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Developers against criticism

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Indie games usually shouldn't be expected to be as "high quality" as big AAA titles because the development team and the budget tend to be a lot smaller. Despite that, some indie games such as Cuphead, Undertale, FTL: Faster Than Light and Hollow Knight managed to reach that standard. But regardless of quality, no indie developer, be it a professional or an "amateur", is supposed to be immune to negative criticism, especially if that game is being sold for real money and sold on major platforms like Steam.

In the recent years, not only have some indie developers shown their hostilities against criticism, but some larger studios with high budgets also attempted to silence negative reception as well.

The Situation

While it is understandable that people don't like receiving negative criticism, it usually is not meant as an attack against the product or the developer. Negative criticism is meant to inform consumers about a poor quality product and to help the developers understand the issues with their product. Some indie developers see negative criticism as a threat to either their business or to their fragile, over-inflated egos and will do anything to try to stop said criticism.

Likewise, not everyone on the internet knows that constructive criticism needs to actually be constructive and instead mock the game, the developer(s), and sometimes, even people who like the game they are "criticizing". It's very easy to be a target of this type of critic, especially on Steam, which lacks quality control for reviews. Being a target of bad critics or trolling, however, does not excuse toxic behavior (see examples below).

Silencing Criticism

When these developers receive negative criticism towards their games, they usually either respond by censorship, attacking the critic under the excuse that they are hurting their business, sending threats or by whining and calling it "harassment".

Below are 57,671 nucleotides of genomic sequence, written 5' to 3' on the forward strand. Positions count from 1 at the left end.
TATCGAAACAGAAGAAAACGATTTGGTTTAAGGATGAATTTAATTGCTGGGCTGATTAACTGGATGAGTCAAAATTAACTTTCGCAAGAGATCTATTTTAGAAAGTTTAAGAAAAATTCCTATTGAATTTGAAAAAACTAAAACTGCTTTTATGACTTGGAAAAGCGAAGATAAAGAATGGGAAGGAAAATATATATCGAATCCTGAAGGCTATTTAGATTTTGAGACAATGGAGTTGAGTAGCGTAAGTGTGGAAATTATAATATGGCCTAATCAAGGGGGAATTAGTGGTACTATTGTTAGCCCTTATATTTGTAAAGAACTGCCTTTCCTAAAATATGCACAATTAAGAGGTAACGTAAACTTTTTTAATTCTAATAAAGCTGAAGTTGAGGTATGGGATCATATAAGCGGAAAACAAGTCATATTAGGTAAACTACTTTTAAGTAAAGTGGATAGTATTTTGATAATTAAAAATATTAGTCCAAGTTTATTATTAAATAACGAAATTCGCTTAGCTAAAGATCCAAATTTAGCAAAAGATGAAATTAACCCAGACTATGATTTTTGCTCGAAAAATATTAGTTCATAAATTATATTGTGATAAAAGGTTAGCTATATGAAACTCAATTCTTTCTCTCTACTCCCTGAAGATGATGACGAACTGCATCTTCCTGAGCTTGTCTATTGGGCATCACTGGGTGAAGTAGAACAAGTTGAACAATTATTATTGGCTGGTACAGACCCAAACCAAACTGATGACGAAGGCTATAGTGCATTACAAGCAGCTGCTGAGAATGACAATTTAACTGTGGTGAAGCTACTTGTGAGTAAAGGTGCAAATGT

It should be important to point out that not all indie developers are like this. There have been some notable examples of indie developers reacting to criticism in a positive way, such as Scott Cawthon, who created the popular Five Nights at Freddy's horror game franchise in response to being criticized for making the characters in his game, Chipper & Sons Lumber Co., look like creepy dead-eyed robots.


When it comes to YouTube videos, they will often resort to filing frivolous DMCA takedowns on them, under the unsubstantiated excuse of "copyright infringement". This is particularly dangerous as the YouTuber in question is at risk of getting removed from the platform after three DMCA takedowns.

Not only are video game reviews protected under Fair Use, but it should also be noted that filing a false DMCA is a crime. Thankfully they usually fail and the target only ends gets called out on it by big-time YouTubers and other people whose messages reach as many people as possible.